VHH - Visual History of the Holocaust: Rethinking Curation in the Digital Age


Digital Curation: Visual History of the Holocaust

The international research project Visual History of the Holocaust – Rethinking Curation in the Digital Age utilizes digital technologies to analyze and re-interpret filmic representations of the Holocaust.

How do we digitally curate filmic records that bear witness to the darkest chapter in recent European history? This question is in the center of a new research project funded by the European Union and partly residing at the Hebrew University of Jerusalem.

The Holocaust has been a central reference point for European history and a ‘negative founding myth’ of European integration. Nowadays, digital technologies and the Internet have profoundly transformed the concepts of history and visual evidence. Thus, the question of its representation becomes more pertinent.

The Hebrew University is part of a consortium consisting of 12 Austrian, German, Israeli and French research institutions, museums, memorial sites, and technology developers that together with American and German partners develops models and applications to respond to this challenge. The project Visual History of the Holocaust: Rethinking Curation in the Digital Age was awarded €5 million in funding through the European Union‘s Horizon 2020 program. It was ranked first in a competitive field of 37 proposals. It commenced in January 2019 and runs for four years. The joint efforts of the international consortium are coordinated by the Ludwig Boltzmann Institute for Digital History (Vienna), in close collaboration with the Austrian Film Museum (Vienna).

Background and Objectives

Visual History of the Holocaust: Rethinking Curation in the Digital Age explores the potentials as well as the limitations of digital technologies in the ongoing effort to preserve, analyze and communicate historical evidence of the Holocaust, and in particular audiovisual records. The project focuses on film footage produced by Allied forces and relating to the discovery of Nazi concentration camps and other atrocity sites. Although these films only capture a certain aspect of the Holocaust, some of their images have become canonical. Due to the scarcity of visual records, a few images have significantly shaped collective visual memory of the Holocaust. These images extensively migrated into popular culture, in most cases appropriated in decontextualized ways.

In the course of the project, the historical films, which currently are dispersed across archival institutions in the US, Great Britain, Russia, and other former Soviet Republics, will be aggregated, digitized, analyzed and annotated. However, the aim of the project Visual History of the Holocaust is to not only to preserve the footage and develop new ways of analyzing and annotating these historical images in the digital age. Furthermore, we are looking for strategies to interrelate the footage with other sources and establish virtual environments that create a resonating space for the participatory and interactive curation of visual Holocaust memory. The resulting digital repository will allow users to dynamically link film images with photographs, text-based documents and oral histories, as well as with images from subsequent cinematic representations of the Holocaust.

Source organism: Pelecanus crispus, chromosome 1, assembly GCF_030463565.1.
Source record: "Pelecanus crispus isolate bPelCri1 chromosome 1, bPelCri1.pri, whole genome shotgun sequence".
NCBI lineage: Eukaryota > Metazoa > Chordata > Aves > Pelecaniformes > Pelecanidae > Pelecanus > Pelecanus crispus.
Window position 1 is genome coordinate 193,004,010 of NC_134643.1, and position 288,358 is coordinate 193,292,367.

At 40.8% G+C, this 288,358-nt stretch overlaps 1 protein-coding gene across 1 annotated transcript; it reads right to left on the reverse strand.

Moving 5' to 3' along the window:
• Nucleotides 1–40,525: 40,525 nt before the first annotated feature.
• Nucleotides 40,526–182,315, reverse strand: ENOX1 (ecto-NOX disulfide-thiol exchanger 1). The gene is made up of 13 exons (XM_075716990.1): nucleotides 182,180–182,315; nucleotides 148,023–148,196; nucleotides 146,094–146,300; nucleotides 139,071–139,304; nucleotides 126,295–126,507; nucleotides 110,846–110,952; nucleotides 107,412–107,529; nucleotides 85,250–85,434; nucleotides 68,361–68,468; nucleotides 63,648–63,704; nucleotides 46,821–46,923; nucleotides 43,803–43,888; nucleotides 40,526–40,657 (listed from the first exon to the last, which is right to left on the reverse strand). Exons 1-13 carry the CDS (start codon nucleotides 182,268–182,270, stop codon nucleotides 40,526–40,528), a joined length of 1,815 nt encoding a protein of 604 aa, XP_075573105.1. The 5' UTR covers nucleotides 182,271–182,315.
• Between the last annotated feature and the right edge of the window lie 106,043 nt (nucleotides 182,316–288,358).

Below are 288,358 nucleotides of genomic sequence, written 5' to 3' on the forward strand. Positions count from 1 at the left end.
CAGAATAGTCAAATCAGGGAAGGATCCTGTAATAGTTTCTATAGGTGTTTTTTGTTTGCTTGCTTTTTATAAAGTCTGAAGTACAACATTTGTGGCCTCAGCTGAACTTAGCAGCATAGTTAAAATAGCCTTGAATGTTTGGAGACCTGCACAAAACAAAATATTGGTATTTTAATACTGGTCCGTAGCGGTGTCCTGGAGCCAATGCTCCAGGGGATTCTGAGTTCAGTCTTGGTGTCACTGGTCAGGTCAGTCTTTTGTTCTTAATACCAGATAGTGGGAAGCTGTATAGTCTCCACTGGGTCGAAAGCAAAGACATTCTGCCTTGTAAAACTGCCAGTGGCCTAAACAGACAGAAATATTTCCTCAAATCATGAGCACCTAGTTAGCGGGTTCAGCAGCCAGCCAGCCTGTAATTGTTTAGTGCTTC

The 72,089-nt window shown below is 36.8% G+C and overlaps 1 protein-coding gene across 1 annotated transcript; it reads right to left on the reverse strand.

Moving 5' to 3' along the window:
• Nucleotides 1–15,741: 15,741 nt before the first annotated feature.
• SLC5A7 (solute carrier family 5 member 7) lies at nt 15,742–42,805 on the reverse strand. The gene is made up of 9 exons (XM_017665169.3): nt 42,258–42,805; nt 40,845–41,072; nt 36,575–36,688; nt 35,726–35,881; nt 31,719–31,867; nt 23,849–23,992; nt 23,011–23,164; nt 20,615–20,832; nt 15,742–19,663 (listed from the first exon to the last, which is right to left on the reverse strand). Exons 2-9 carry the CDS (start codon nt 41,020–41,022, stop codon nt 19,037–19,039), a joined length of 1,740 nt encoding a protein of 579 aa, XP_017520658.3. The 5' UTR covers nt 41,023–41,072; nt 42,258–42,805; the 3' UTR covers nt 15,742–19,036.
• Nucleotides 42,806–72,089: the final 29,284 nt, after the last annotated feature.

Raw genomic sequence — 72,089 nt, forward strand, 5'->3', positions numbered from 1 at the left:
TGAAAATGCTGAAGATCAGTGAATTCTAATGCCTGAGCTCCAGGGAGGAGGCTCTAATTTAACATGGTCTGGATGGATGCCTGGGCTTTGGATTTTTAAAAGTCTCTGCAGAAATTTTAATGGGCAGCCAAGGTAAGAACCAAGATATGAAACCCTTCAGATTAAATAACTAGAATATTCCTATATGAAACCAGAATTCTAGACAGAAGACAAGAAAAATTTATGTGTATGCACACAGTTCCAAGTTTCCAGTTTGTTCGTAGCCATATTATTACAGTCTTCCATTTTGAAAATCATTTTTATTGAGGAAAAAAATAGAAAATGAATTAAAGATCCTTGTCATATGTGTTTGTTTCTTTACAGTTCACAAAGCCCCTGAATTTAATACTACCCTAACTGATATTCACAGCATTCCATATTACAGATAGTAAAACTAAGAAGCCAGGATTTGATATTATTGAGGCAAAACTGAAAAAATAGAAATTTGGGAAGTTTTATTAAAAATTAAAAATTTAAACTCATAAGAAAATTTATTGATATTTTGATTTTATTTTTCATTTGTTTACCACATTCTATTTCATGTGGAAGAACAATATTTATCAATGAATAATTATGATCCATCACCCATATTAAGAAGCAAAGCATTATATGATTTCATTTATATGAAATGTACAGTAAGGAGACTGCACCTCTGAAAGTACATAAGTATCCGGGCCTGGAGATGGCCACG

Vision and Implementation

The visual representation of the Holocaust has been a contested issue for artists, historians, educators and curators for decades. In an age of apparently endless possibilities to alter and manipulate digital images, questions of authenticity and appropriate use of technology become even more relevant. While Visual History of the Holocaust deals with specific films and historical events, it raises more general questions on what ‘digital curation’ entails.

On that account, the project will make groundbreaking use of existing and emerging technologies, including advanced digitization, automated analysis of images and text, time-based annotation and location-based services. The aim of the project is to establish new contexts of meaning to be explored in history, film and media studies, cultural studies and computer science. Based on this technology-enabled research, new communication strategies will be developed for memorials, museums, and educational institutions. Correspondingly, a number of memorial institutions support the project, three of them being part of the consortium: Dachau Concentration Camp Memorial Site, Mauthausen Memorial, and Bergen-Belsen Memorial.

The Jerusalem project team focuses especially on the migration and circulation of liberation footage in popular culture and develop new and innovative ways of digital curating and analyzing visual memory of the Holocaust as presented in films, online exhibitions and visual arts.

Project Consortium

  • Ludwig Boltzmann Institute for Digital History (AT), Coordinator
  • Austrian Film Museum (AT), Co-Coordinator
  • TU Wien (AT)
  • max.recall information systems Gmbh (AT)
  • Mauthausen Memorial (AT)
  • Justus Liebig University Giessen (DE)
  • University of Bremen (DE)
  • Deutsches Filminstitut & Filmmuseum (DE)
  • Stiftung Bayerische Gedenkstätten – Dachau Concentration Camp Memorial Site (DE)
  • Stiftung niedersächsische Gedenkstätten – Bergen-Belsen Memorial (DE)
  • Centrerfor Russian, Central European and Caucasian Studies, Centre National de la Recherche Scientifique (FR)
  • The Hebrew University of Jerusalem (IL)

Associated Partners

  • National Archives and Records Administration (USA)
  • United States Holocaust Memorial Museum (USA)
  • Fritz Bauer Insitut (DE)

Project Website


Logo EU xxx This project has received funding from the European Union's Horizon 2020 research and innovation programme under grant agreement No 822670.


Contact: Dr. Tobias Ebbrecht-Hartmann, tobias.ebbrecht-hartmann@mail.huji.ac.il